Concerned about president-elect Ma Ying-jeou (馬英九) and premier-designate Liu Chao-shiuan’s (劉兆玄) choice of former Taiwan Solidarity Union (TSU) legislator Lai Shin-yuan (賴幸媛) as Mainland Affairs Council (MAC) chairwoman, the Chinese Nationalist Party (KMT) caucus yesterday urged their leaders to give priority to the party “faithful” when making future Cabinet appointments.
Approached for comment, KMT caucus acting secretary-general Hsieh Kuo-liang (謝國樑) said the caucus did not oppose the Cabinet lineup Liu had made public so far.
“But we would like to remind them again that the KMT is full of talented people,” he said.
“Over the past eight years, these loyal KMT members worked hard to supervise the Democratic Progressive Party (DPP) [government]. They also did their best to campaign for the KMT during legislative and presidential elections,” he said.
Hsieh said the caucus respected Ma’s authority to nominate Cabinet officials, but the reaction to Lai’s nomination was “unavoidable.”
Hsieh urged Lai to endorse Ma’s platform of commencing direct weekend charter flights between Taiwan and China on July 4 before she assumes office.
He also called on Lai to specify what supplementary measures she would propose if the cap on Taiwanese listed firms’ investment in China were to be lifted.
“If the two issues could be resolved, we would feel relieved [about Lai’s nomination],” he said.
Some KMT legislators expressed reservations about Ma’s choice of Lai as MAC head after Liu unveiled a second round of Cabinet appointees on Monday.
Some questioned whether having a pan-green MAC chairwoman would have a negative impact on cross-strait negotiations.
Ma defended his decision on Monday, saying that Lai’s appointment would help the incoming administration find common ground with the more than 5 million people who did not vote for him in last month’s election.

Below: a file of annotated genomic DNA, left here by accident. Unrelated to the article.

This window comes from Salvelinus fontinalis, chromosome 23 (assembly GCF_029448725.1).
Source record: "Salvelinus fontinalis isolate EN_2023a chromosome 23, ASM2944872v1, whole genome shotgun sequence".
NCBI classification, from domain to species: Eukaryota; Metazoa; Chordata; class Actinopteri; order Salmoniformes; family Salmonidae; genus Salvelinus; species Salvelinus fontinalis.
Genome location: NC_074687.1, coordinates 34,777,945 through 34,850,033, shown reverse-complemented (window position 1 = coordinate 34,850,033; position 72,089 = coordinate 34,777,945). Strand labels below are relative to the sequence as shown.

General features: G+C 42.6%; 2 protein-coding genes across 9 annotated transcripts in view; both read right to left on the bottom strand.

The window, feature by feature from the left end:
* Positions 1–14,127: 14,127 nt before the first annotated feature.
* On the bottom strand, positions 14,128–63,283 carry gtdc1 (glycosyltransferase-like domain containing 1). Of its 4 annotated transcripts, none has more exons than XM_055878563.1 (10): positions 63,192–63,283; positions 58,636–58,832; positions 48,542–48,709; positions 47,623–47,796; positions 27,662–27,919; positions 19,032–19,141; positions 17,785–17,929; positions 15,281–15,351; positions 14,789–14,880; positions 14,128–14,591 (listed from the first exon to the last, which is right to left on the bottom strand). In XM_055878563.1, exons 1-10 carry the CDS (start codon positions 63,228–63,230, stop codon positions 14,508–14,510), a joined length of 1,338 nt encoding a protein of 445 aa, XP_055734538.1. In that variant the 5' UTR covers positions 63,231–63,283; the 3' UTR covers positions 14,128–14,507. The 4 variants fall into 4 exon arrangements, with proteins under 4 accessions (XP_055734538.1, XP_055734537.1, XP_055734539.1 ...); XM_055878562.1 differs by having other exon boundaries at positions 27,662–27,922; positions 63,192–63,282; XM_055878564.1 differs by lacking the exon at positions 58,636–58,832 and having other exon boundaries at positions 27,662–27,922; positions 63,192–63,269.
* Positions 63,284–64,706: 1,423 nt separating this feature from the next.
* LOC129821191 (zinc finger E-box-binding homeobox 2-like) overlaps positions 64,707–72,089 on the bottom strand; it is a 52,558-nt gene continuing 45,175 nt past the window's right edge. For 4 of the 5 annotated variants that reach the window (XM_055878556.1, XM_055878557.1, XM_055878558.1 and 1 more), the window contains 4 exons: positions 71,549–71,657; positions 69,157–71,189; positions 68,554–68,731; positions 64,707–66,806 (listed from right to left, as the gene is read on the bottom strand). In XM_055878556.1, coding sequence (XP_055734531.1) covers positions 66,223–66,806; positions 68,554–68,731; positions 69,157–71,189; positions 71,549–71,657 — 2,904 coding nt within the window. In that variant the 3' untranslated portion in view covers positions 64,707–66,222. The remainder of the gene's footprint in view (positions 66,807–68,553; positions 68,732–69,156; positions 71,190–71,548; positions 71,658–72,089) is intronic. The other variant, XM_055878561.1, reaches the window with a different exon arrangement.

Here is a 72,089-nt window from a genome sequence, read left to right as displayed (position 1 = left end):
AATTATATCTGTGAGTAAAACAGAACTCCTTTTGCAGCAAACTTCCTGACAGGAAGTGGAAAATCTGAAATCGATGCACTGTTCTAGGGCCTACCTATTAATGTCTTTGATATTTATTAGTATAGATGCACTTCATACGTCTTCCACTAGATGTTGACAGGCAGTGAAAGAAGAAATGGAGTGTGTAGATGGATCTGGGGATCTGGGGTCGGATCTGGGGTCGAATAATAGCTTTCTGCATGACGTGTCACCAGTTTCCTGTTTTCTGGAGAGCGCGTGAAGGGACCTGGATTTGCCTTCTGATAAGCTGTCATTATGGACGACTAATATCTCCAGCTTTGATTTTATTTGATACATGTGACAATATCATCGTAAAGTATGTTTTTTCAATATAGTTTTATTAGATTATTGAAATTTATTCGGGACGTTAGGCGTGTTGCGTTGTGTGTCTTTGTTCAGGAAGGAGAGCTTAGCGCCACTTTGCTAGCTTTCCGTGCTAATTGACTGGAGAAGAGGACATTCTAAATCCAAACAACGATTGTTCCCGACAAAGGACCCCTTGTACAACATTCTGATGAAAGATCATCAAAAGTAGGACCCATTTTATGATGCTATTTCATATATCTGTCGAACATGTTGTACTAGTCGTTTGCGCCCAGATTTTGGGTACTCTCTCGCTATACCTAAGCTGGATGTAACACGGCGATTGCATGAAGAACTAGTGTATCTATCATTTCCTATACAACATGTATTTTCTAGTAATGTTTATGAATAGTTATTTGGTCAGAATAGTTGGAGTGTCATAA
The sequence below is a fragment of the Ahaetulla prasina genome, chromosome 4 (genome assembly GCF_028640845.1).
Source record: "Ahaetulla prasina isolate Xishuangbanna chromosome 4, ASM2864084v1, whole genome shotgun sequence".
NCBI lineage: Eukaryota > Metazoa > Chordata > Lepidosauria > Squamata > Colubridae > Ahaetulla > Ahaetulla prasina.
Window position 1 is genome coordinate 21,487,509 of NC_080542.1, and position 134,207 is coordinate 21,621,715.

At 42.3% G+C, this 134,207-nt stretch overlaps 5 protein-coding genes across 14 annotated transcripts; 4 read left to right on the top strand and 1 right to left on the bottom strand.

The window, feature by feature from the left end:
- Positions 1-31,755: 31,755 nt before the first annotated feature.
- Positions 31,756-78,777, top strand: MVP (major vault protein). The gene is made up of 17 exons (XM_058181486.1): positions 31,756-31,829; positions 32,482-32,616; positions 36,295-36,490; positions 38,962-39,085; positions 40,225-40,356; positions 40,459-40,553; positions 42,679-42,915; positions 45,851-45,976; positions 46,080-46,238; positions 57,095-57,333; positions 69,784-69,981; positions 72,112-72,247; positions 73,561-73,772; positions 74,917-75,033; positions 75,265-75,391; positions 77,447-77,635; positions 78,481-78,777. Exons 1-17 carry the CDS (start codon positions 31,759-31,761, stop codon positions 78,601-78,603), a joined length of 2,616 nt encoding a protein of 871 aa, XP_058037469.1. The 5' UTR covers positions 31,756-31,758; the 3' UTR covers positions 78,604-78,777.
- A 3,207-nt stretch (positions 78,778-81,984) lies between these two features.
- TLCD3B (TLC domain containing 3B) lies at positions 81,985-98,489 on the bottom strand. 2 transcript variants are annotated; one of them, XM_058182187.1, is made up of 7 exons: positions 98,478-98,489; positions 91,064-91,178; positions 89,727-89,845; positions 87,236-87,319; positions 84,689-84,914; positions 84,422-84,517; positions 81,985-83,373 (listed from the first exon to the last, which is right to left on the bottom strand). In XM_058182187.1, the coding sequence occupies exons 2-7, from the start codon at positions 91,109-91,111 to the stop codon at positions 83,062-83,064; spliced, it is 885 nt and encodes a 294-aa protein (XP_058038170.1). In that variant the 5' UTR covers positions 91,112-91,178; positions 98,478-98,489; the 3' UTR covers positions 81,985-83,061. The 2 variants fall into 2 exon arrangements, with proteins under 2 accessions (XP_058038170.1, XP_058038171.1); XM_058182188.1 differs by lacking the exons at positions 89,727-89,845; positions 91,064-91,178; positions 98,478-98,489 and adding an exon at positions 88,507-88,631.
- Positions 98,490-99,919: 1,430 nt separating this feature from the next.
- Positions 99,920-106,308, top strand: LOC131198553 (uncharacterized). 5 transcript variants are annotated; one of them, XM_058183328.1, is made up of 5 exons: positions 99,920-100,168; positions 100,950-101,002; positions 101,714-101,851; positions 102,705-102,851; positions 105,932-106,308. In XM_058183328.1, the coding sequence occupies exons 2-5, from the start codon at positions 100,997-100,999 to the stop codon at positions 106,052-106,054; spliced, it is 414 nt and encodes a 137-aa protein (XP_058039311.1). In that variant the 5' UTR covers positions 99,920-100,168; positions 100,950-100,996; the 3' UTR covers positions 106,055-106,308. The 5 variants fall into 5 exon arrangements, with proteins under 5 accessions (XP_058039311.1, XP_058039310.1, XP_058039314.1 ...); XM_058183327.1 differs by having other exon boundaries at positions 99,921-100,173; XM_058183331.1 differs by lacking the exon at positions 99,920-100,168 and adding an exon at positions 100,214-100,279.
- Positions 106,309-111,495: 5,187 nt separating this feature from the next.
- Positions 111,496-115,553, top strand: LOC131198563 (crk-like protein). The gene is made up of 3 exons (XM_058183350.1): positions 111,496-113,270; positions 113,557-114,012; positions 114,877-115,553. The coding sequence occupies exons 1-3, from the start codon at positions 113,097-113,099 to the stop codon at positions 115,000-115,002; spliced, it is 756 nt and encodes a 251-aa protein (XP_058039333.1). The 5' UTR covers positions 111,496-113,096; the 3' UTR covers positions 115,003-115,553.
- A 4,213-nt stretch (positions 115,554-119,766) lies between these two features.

However, KMT Legislator Lee Chia-chin (李嘉進) said that Lai’s nomination had cast a cloud on cross-strait relations, adding that KMT members would have felt more “warmth” if Ma and Liu had had consulted them prior to “such an important appointment.”
In response to the criticism, Ma said he had appointed Lai to seek social consensus on cross-strait issues, urging the public to reserve judgment until they have seen Lai’s performance.
“Ms Lai has said that she agrees with my cross-strait stance. I think the public should give her a chance and not reject her before she has assumed the post,” Ma told reporters after attending an activity in Taipei County yesterday.
He also dismissed allegations that Lai was recommended by former president and TSU spiritual leader Lee Teng-hui (李登輝).
“It was my decision to appoint Ms Lai and it did receive Mr Lee’s approval,” Ma said.
“But Mr Lee did not recommend Ms Lai to me,” he said.
After pushing for the development of cross-strait relations for more than 20 years, Ma said he realized that consensus was key to negotiating cross-strait issues.
“[Lai’s appointment] was my attempt to forge social consensus on cross-strait issues,” Ma said.
ADDITIONAL REPORTING BY MO YAN-CHIH
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